Andrew Brodie author photoThe new National Curriculum, together with the tests that are planned to accompany it from next year, places a much greater emphasis on pure number skills than has been seen for many years. The tests for Key Stages 1 and 2 will both include a test paper on the subject of ‘arithmetic’, a term that is not used in the National Curriculum itself and that hasn’t been much in evidence since the nineteen sixties. I keep having to remind myself that it is concerned purely with non-contextual number calculations.

For the last fifty years we have been urged to help children to learn number facts and number skills within the context of realistic mathematical problems – problems that can be related to the pupils’ everyday lives; problems that mean something to the children; problems that can be solved because there’s a desire to solve them.

Magnetic numbers
Image credit: John Crane Ltd

There is no doubt that contextually based learning is an educational utopia. But concerns have been growing – what if the problems we set don’t encourage the children to learn all the number facts they may ever need? What if the problems are actually too difficult for the pupils simply because the number facts they have practised are not easily retrievable from the depths of their minds?

Surely then, an ideal recipe for mathematical success has to be the solid acquisition of number skills coupled with the application of these skills in context-based, interesting and challenging problems. Is that what the new curriculum is designed to achieve? Will it achieve it?

problem-solving
Image credit: Hypnosis Power

I have been fortunate enough to be able to produce a wide range of educational books over the past twenty years, including many on problem solving. But the opportunities and demands of the new curriculum and the tests that derive from it have encouraged me to return to looking at pure number skills, an area that is of great interest to me.

When not writing, I spend a considerable amount of term working with students aged between four and twenty-two. Many of the pupils with whom I work are of above average intelligence yet still experience some difficulties with mathematics.

The difficulties encountered by some of the secondary school pupils and university students can be traced back to an inadequate grasp of fundamental skills, which could have been gained at the primary level. It is interesting to observe that these students lack confidence in their own abilities and are likely to make comments such as ‘I hate fractions’ or ‘I can’t do algebra’. When discussed closely, however, the reason why the student can’t find, say, the value of x when 3x = 24 is simply because he/she can’t remember how to divide 24 by 3 and can’t find a strategy for doing so!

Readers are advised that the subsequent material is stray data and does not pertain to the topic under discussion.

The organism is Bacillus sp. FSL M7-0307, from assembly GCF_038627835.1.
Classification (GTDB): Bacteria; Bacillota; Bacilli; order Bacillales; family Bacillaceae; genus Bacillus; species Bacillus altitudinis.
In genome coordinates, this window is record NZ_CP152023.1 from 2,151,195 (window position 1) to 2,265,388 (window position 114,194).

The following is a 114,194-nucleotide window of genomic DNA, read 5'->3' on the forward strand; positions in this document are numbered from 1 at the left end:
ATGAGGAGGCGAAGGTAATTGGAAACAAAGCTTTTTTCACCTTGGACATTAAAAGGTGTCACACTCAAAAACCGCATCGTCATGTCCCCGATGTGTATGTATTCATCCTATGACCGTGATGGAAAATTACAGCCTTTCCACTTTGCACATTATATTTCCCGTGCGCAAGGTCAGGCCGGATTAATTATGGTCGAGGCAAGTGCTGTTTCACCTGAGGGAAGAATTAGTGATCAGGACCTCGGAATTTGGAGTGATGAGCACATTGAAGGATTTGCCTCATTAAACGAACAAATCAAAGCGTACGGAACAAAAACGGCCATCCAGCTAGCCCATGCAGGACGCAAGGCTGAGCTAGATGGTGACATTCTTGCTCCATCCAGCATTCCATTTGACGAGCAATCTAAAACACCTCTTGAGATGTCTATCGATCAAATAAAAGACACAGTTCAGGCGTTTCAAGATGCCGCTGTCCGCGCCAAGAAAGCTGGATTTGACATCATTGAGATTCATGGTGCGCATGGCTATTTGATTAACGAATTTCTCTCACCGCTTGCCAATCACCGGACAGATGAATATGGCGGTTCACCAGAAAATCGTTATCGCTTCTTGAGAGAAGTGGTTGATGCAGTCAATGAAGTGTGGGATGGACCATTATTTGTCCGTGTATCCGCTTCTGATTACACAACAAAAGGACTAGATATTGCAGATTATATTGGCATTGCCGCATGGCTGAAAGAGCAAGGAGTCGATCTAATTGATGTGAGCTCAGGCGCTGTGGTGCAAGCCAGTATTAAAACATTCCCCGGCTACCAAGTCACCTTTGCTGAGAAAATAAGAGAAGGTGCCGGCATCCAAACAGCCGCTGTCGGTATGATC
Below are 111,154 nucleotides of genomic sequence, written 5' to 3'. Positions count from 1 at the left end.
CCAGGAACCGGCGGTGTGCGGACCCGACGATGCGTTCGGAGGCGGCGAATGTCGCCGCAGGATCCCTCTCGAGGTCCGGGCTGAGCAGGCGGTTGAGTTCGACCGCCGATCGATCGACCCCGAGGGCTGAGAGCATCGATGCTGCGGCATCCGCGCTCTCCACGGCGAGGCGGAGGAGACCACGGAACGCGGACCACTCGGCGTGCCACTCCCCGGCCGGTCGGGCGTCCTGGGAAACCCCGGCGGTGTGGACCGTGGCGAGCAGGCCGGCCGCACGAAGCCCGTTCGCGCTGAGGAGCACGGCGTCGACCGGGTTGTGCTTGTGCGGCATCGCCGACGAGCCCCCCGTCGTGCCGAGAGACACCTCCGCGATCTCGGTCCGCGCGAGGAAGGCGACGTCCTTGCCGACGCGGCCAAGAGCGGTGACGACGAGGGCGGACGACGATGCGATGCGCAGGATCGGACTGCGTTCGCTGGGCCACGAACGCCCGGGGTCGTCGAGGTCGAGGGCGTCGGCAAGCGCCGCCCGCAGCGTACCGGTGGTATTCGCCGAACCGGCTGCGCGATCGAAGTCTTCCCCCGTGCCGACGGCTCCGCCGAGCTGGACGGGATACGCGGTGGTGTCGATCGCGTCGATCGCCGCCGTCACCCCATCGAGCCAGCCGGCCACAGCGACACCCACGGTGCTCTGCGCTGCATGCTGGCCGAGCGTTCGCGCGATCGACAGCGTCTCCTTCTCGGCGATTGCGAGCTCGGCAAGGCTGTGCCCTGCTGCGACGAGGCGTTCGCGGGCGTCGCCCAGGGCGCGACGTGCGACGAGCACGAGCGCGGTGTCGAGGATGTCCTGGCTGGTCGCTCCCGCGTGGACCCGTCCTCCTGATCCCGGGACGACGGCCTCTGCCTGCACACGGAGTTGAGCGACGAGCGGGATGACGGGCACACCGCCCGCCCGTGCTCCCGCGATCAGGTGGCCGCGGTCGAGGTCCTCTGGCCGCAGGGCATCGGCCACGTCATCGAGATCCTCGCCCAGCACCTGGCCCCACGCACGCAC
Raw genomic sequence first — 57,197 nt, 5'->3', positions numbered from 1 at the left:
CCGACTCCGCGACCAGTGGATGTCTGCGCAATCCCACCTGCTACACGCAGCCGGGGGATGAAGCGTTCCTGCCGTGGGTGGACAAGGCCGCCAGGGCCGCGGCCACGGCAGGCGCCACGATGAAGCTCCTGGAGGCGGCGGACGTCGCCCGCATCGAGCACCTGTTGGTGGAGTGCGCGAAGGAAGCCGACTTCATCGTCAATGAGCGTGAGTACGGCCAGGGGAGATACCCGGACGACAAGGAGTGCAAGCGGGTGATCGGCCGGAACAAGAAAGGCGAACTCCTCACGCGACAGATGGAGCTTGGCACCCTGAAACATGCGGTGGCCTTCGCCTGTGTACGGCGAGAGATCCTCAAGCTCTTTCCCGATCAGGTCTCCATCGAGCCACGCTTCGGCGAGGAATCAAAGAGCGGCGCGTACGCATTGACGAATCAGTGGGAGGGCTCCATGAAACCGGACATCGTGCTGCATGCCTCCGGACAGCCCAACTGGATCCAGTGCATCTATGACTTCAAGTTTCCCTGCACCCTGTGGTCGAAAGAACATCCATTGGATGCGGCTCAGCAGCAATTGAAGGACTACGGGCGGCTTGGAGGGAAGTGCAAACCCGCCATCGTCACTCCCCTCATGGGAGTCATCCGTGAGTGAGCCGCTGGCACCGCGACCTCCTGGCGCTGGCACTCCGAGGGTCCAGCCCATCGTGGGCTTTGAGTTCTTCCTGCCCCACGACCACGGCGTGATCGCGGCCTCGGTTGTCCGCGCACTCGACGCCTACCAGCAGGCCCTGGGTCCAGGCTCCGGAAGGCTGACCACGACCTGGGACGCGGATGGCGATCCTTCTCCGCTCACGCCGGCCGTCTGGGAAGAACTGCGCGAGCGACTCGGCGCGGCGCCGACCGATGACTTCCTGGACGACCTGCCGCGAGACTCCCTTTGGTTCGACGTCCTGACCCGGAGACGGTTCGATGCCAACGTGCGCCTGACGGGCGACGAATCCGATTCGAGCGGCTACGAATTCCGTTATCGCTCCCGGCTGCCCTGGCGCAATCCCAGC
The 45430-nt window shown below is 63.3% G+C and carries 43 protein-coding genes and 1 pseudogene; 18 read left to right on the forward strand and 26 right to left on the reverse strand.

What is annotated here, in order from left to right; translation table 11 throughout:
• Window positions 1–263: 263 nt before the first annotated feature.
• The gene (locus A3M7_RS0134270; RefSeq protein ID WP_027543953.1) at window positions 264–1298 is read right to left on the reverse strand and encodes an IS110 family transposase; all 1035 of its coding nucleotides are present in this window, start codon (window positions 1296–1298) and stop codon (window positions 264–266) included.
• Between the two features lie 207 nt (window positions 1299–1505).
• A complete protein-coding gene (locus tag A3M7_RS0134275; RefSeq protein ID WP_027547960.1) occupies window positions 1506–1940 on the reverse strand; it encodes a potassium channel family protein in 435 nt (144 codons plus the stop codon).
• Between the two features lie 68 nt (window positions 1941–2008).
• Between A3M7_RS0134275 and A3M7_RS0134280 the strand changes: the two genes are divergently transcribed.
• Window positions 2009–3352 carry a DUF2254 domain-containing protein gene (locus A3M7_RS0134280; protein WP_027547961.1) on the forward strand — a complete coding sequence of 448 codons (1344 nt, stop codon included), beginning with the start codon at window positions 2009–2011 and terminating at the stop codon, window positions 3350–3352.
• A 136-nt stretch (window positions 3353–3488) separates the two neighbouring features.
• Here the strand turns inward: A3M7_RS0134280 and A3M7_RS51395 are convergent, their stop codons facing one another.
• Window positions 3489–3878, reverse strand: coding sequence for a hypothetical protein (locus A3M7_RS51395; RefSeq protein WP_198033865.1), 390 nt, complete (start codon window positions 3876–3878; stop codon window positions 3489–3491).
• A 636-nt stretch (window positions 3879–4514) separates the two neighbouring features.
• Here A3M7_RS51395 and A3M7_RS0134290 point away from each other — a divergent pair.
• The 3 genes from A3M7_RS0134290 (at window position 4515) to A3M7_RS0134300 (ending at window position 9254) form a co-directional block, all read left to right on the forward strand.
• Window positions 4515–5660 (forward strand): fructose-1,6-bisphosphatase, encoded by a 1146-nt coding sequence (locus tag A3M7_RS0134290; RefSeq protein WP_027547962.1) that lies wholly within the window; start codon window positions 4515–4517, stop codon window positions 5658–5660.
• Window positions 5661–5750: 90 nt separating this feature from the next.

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              Image credit: GETTY

In my view, the vast majority of children need to learn a wealth of number facts with some contextual clues to start them off. They need to recognize that 3 + 2 = 5 is a representation of a reality, such as three pencils together with two more make a total of five pencils, or that 3 x 2 = 6 could be a representation of three sets of two pencils making a total of six. But once shown the reality there is no reason why they shouldn’t learn all the facts that follow the same pattern. Once learnt these can be applied to a countless number of realistic problems and, ultimately, the fairly abstract concepts represented by algebra. If not learnt, however, the whole of maths is likely to become a mystery.

Let's Do Times Tables coverAndrew Brodie was a head teacher for twelve years after many successful years in the classroom. He began writing his best-selling educational workbooks in 1992 and since then has established himself as an author that parents and teachers have come to trust. Follow him on Twitter @AbrodieWriter

The most recent titles in his Andrew Brodie Basics series are Let’s Do Times Tables, covering ages 5-11. They are designed to improve children’s confidence with 100s of questions and reward stickers and also match the requirements of the National Curriculum.